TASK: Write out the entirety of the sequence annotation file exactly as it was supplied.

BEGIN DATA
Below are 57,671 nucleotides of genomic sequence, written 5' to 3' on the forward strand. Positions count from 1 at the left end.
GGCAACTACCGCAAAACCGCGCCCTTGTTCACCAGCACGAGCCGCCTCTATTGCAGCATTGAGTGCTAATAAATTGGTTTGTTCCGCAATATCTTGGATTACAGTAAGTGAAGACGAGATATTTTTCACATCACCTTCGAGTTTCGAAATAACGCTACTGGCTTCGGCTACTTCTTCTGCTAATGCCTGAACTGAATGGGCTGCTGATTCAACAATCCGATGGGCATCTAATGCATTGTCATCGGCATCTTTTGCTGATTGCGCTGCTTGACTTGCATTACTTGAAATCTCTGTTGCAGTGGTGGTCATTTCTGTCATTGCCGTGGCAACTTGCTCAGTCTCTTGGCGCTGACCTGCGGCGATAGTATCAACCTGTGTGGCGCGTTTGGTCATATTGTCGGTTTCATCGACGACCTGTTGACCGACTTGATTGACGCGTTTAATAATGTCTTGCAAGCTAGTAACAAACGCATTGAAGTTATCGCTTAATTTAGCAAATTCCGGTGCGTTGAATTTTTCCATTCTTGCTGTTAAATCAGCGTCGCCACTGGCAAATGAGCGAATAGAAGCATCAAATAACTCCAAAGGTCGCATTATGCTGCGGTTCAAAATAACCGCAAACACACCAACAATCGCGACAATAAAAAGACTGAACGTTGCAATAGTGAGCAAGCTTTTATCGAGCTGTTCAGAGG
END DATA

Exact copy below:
Below are 57,671 nucleotides of genomic sequence, written 5' to 3' on the forward strand. Positions count from 1 at the left end.
GGCAACTACCGCAAAACCGCGCCCTTGTTCACCAGCACGAGCCGCCTCTATTGCAGCATTGAGTGCTAATAAATTGGTTTGTTCCGCAATATCTTGGATTACAGTAAGTGAAGACGAGATATTTTTCACATCACCTTCGAGTTTCGAAATAACGCTACTGGCTTCGGCTACTTCTTCTGCTAATGCCTGAACTGAATGGGCTGCTGATTCAACAATCCGATGGGCATCTAATGCATTGTCATCGGCATCTTTTGCTGATTGCGCTGCTTGACTTGCATTACTTGAAATCTCTGTTGCAGTGGTGGTCATTTCTGTCATTGCCGTGGCAACTTGCTCAGTCTCTTGGCGCTGACCTGCGGCGATAGTATCAACCTGTGTGGCGCGTTTGGTCATATTGTCGGTTTCATCGACGACCTGTTGACCGACTTGATTGACGCGTTTAATAATGTCTTGCAAGCTAGTAACAAACGCATTGAAGTTATCGCTTAATTTAGCAAATTCCGGTGCGTTGAATTTTTCCATTCTTGCTGTTAAATCAGCGTCGCCACTGGCAAATGAGCGAATAGAAGCATCAAATAACTCCAAAGGTCGCATTATGCTGCGGTTCAAAATAACCGCAAACACACCAACAATCGCGACAATAAAAAGACTGAACGTTGCAATAGTGAGCAAGCTTTTATCGAGCTGTTCAGAGG